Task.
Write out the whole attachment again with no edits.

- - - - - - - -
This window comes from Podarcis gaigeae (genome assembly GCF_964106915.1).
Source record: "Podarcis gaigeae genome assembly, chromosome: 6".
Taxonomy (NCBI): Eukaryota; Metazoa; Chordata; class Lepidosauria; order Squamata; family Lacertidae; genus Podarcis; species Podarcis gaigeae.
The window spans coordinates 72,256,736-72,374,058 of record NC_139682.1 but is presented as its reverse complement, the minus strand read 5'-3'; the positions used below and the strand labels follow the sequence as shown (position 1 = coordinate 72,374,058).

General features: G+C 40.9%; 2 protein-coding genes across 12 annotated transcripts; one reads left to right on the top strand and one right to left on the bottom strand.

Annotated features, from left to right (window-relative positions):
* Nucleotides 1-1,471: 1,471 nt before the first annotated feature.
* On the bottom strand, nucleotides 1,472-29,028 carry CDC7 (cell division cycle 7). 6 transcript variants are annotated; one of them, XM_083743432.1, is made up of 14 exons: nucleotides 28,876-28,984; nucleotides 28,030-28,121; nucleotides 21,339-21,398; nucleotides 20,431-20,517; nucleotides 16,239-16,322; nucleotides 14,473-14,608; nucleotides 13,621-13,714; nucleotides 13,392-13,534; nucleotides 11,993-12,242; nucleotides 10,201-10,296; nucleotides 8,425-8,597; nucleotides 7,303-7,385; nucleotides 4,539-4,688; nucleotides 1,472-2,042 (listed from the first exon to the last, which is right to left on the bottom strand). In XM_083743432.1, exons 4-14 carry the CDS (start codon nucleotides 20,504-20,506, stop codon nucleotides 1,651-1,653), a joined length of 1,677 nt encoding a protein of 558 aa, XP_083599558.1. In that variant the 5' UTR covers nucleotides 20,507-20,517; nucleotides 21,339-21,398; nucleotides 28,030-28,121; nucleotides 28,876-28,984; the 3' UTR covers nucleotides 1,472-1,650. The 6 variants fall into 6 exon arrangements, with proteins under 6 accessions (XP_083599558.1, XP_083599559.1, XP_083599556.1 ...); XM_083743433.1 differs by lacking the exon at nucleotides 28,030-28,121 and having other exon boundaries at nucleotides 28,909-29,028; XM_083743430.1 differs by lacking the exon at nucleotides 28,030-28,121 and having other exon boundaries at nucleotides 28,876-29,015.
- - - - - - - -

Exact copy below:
This window comes from Podarcis gaigeae (genome assembly GCF_964106915.1).
Source record: "Podarcis gaigeae genome assembly, chromosome: 6".
Taxonomy (NCBI): Eukaryota; Metazoa; Chordata; class Lepidosauria; order Squamata; family Lacertidae; genus Podarcis; species Podarcis gaigeae.
The window spans coordinates 72,256,736-72,374,058 of record NC_139682.1 but is presented as its reverse complement, the minus strand read 5'-3'; the positions used below and the strand labels follow the sequence as shown (position 1 = coordinate 72,374,058).

General features: G+C 40.9%; 2 protein-coding genes across 12 annotated transcripts; one reads left to right on the top strand and one right to left on the bottom strand.

Annotated features, from left to right (window-relative positions):
* Nucleotides 1-1,471: 1,471 nt before the first annotated feature.
* On the bottom strand, nucleotides 1,472-29,028 carry CDC7 (cell division cycle 7). 6 transcript variants are annotated; one of them, XM_083743432.1, is made up of 14 exons: nucleotides 28,876-28,984; nucleotides 28,030-28,121; nucleotides 21,339-21,398; nucleotides 20,431-20,517; nucleotides 16,239-16,322; nucleotides 14,473-14,608; nucleotides 13,621-13,714; nucleotides 13,392-13,534; nucleotides 11,993-12,242; nucleotides 10,201-10,296; nucleotides 8,425-8,597; nucleotides 7,303-7,385; nucleotides 4,539-4,688; nucleotides 1,472-2,042 (listed from the first exon to the last, which is right to left on the bottom strand). In XM_083743432.1, exons 4-14 carry the CDS (start codon nucleotides 20,504-20,506, stop codon nucleotides 1,651-1,653), a joined length of 1,677 nt encoding a protein of 558 aa, XP_083599558.1. In that variant the 5' UTR covers nucleotides 20,507-20,517; nucleotides 21,339-21,398; nucleotides 28,030-28,121; nucleotides 28,876-28,984; the 3' UTR covers nucleotides 1,472-1,650. The 6 variants fall into 6 exon arrangements, with proteins under 6 accessions (XP_083599558.1, XP_083599559.1, XP_083599556.1 ...); XM_083743433.1 differs by lacking the exon at nucleotides 28,030-28,121 and having other exon boundaries at nucleotides 28,909-29,028; XM_083743430.1 differs by lacking the exon at nucleotides 28,030-28,121 and having other exon boundaries at nucleotides 28,876-29,015.